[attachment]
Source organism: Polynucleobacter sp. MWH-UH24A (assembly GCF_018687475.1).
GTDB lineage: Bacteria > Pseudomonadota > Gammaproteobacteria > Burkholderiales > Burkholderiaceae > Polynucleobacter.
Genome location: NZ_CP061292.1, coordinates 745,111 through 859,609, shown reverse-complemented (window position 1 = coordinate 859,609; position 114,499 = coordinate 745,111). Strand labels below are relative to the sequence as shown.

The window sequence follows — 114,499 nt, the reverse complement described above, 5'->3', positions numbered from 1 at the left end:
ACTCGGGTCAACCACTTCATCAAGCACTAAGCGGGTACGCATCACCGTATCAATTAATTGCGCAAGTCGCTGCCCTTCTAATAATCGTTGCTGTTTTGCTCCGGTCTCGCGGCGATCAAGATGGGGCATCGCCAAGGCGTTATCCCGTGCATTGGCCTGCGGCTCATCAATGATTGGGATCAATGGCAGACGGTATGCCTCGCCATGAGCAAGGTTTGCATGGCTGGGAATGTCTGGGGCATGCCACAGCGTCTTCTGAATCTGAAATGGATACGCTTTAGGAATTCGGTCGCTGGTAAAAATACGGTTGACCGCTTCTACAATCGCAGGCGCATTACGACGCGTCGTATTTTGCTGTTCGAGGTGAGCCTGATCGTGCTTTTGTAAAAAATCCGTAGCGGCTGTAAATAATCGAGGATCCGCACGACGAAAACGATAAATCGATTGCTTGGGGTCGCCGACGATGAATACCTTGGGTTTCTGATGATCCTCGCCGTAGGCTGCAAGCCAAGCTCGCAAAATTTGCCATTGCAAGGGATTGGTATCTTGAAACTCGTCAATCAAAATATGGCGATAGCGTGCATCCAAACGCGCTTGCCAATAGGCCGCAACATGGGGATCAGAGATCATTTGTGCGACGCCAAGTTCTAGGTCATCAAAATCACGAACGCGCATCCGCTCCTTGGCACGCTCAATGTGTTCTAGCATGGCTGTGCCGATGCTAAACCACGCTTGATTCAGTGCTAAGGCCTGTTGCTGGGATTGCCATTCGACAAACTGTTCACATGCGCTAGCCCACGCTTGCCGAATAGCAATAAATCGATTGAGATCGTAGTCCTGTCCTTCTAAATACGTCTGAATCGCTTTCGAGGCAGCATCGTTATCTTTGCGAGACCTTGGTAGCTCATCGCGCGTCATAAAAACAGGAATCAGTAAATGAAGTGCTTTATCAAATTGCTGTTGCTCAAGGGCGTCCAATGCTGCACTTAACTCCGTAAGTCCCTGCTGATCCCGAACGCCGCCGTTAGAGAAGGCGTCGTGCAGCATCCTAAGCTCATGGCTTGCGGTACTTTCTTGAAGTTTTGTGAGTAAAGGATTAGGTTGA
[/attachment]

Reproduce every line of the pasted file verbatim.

Source organism: Polynucleobacter sp. MWH-UH24A (assembly GCF_018687475.1).
GTDB lineage: Bacteria > Pseudomonadota > Gammaproteobacteria > Burkholderiales > Burkholderiaceae > Polynucleobacter.
Genome location: NZ_CP061292.1, coordinates 745,111 through 859,609, shown reverse-complemented (window position 1 = coordinate 859,609; position 114,499 = coordinate 745,111). Strand labels below are relative to the sequence as shown.

The window sequence follows — 114,499 nt, the reverse complement described above, 5'->3', positions numbered from 1 at the left end:
ACTCGGGTCAACCACTTCATCAAGCACTAAGCGGGTACGCATCACCGTATCAATTAATTGCGCAAGTCGCTGCCCTTCTAATAATCGTTGCTGTTTTGCTCCGGTCTCGCGGCGATCAAGATGGGGCATCGCCAAGGCGTTATCCCGTGCATTGGCCTGCGGCTCATCAATGATTGGGATCAATGGCAGACGGTATGCCTCGCCATGAGCAAGGTTTGCATGGCTGGGAATGTCTGGGGCATGCCACAGCGTCTTCTGAATCTGAAATGGATACGCTTTAGGAATTCGGTCGCTGGTAAAAATACGGTTGACCGCTTCTACAATCGCAGGCGCATTACGACGCGTCGTATTTTGCTGTTCGAGGTGAGCCTGATCGTGCTTTTGTAAAAAATCCGTAGCGGCTGTAAATAATCGAGGATCCGCACGACGAAAACGATAAATCGATTGCTTGGGGTCGCCGACGATGAATACCTTGGGTTTCTGATGATCCTCGCCGTAGGCTGCAAGCCAAGCTCGCAAAATTTGCCATTGCAAGGGATTGGTATCTTGAAACTCGTCAATCAAAATATGGCGATAGCGTGCATCCAAACGCGCTTGCCAATAGGCCGCAACATGGGGATCAGAGATCATTTGTGCGACGCCAAGTTCTAGGTCATCAAAATCACGAACGCGCATCCGCTCCTTGGCACGCTCAATGTGTTCTAGCATGGCTGTGCCGATGCTAAACCACGCTTGATTCAGTGCTAAGGCCTGTTGCTGGGATTGCCATTCGACAAACTGTTCACATGCGCTAGCCCACGCTTGCCGAATAGCAATAAATCGATTGAGATCGTAGTCCTGTCCTTCTAAATACGTCTGAATCGCTTTCGAGGCAGCATCGTTATCTTTGCGAGACCTTGGTAGCTCATCGCGCGTCATAAAAACAGGAATCAGTAAATGAAGTGCTTTATCAAATTGCTGTTGCTCAAGGGCGTCCAATGCTGCACTTAACTCCGTAAGTCCCTGCTGATCCCGAACGCCGCCGTTAGAGAAGGCGTCGTGCAGCATCCTAAGCTCATGGCTTGCGGTACTTTCTTGAAGTTTTGTGAGTAAAGGATTAGGTTGA